• The 1992–93 Iraqi National League saw each team play a huge 69 games as each team played each other three times, meaning that a total of 828 games were played in that season. Each player was only allowed to play 46 games in the season.
  • In the 1994–95 season, three points were awarded to a winning team as opposed to two, but four points were awarded to a team that won a game by three goals or more in order to encourage attacking football.[7] Every season after this has seen three points awarded for a victory.
  • The 2000–01 Iraqi Elite League started with a qualifying round to decide which 16 teams would qualify for the league competition. 135 teams in total from all around Iraq competed in the qualifiers; for the first qualifying round they were split into various groups based on geographical position and the top-finishing teams from each group qualified for second qualifying round which consisted of more geographical-based groups. The top-finishing teams of those groups qualified to the league which itself was a 30-round competition. This led to the season being a lot longer than previous seasons, forcing the 2000–01 edition of the Iraq FA Cup to be cancelled.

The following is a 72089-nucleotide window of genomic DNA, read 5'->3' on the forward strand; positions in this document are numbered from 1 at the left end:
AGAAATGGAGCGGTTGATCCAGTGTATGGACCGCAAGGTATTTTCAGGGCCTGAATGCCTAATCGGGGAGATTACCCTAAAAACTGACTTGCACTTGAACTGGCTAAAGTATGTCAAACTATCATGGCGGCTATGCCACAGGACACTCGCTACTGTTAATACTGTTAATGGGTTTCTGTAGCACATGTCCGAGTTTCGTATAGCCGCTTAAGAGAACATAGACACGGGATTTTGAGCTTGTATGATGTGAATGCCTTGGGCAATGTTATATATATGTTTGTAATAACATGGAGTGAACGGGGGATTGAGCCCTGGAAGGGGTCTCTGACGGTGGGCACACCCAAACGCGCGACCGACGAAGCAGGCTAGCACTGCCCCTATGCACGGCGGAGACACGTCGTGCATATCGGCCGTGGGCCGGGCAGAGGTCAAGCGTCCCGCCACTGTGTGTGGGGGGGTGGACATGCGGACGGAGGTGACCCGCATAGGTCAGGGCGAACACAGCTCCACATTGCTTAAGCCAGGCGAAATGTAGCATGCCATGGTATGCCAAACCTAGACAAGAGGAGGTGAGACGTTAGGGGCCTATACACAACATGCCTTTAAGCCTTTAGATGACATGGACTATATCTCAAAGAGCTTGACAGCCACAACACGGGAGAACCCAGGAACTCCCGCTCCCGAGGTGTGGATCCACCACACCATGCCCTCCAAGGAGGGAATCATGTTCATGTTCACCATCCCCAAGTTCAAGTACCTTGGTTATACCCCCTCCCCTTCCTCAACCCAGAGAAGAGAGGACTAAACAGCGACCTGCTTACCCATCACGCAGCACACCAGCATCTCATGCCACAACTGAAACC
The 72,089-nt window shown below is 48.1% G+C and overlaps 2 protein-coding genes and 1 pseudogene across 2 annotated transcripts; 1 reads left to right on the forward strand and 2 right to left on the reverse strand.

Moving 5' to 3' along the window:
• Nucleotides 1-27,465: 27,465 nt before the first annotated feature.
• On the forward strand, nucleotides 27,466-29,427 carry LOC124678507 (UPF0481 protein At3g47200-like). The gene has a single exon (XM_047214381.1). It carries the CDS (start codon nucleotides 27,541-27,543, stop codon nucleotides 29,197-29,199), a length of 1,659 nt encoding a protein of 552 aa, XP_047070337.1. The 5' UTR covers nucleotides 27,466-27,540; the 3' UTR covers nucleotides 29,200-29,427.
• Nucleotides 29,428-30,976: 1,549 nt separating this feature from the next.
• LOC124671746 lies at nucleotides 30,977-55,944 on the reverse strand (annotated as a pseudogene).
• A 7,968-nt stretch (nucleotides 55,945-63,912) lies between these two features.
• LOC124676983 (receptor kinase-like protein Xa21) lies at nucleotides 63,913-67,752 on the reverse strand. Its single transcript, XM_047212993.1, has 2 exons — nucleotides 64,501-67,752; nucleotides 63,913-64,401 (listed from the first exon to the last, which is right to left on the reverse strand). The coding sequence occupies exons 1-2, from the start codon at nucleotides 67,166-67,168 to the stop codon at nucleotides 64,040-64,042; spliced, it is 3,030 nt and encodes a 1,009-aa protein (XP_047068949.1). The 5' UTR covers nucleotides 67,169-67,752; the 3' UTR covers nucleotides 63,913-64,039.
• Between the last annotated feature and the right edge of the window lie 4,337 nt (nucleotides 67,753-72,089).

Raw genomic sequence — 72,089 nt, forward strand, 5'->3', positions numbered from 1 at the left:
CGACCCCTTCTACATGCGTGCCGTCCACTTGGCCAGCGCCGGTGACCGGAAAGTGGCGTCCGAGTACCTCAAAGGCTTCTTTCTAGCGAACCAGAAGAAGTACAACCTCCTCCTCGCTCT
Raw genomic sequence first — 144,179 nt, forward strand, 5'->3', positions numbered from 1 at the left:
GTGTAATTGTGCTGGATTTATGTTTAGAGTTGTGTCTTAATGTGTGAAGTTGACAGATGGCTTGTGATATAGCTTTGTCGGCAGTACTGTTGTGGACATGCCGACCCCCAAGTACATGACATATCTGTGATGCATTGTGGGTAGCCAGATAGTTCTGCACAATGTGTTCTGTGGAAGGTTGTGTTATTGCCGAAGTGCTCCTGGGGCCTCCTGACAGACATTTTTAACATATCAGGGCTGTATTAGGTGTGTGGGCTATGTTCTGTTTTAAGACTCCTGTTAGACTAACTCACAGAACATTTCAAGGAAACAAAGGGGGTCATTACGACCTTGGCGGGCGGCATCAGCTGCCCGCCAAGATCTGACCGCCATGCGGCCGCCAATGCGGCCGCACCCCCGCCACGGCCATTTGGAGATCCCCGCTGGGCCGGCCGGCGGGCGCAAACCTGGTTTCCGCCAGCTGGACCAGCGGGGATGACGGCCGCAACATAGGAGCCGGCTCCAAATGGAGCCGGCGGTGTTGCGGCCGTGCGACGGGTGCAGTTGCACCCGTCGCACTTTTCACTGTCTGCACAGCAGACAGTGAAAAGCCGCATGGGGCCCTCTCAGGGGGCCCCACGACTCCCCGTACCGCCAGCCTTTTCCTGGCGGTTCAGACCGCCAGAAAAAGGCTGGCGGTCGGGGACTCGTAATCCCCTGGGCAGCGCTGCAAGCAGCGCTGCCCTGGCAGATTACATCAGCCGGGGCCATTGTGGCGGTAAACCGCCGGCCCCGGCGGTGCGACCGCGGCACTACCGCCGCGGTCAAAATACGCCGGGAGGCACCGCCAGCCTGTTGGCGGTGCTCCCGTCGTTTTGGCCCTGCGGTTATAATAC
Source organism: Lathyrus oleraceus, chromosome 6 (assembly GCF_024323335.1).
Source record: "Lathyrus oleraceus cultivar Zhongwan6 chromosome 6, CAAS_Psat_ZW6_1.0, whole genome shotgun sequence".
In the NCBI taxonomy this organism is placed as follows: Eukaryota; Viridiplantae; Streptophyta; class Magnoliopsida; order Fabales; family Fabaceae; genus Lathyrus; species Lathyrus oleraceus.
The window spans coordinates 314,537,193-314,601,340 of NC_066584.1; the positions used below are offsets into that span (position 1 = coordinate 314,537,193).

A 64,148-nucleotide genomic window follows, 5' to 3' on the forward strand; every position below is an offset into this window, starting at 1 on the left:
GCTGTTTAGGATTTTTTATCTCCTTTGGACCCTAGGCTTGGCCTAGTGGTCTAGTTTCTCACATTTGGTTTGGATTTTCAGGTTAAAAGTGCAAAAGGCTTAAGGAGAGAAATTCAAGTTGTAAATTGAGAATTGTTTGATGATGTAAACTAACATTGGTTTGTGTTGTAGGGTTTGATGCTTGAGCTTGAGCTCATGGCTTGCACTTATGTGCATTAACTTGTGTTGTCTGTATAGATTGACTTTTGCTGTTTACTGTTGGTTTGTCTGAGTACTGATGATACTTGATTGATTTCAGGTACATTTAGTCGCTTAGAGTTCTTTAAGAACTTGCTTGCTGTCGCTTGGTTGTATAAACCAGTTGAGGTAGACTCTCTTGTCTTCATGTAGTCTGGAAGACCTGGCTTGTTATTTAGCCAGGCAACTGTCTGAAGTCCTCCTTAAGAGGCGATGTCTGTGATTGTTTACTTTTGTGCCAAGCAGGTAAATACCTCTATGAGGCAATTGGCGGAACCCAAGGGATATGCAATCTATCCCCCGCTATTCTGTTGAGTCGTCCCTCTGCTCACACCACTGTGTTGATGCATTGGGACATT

• The league had been played in a round-robin format from 1989 until 2003, but after the US invasion of Iraq in 2003, the IFA decided to change the league system into a system consisting of group stages, drawn based on geographical position. This was to make travel easier for the clubs. The group stage system remained in place from 2003–04 up until 2010–11, and the double round-robin system returned in the 2011–12 season. It lasted for only three seasons until the group stage format returned from the 2014–15 campaign, but the double round-robin format was once again reintroduced in 2016–17.


The Iraqi Premier League shield that was awarded to 2012–13 champions Al-Shorta.

The Iraqi Premier League trophy was designed by Iraq Football Association member Zuhair Nadhum and the design was implemented by Qahtan Salim. The materials used to make the trophy were imported from China. The trophy is a flat shield, predominantly golden in colour. In the centre of the shield is a football made from gold and mirrored pieces, with a gold map of Iraq in the centre of the ball. Inside the golden map reads the word Iraq in Arabic, with the words Premier League Shield underneath (also in Arabic) completed with the season. Surrounding the golden football are the words Iraq Football Association written in Arabic at the top and in English at the bottom in silver text. Surrounding that text is another ring, the top half of which contains the Flag of Iraq and the bottom half of which contains 18 golden stars, representing the 18 provinces of Iraq (not including Halabja). Connecting the two halves of the outer ring on both sides is the logo of the Iraq Football Association. In seasons where the league is sponsored, these two IFA logos are replaced by the logo of the league's sponsor(s).[8]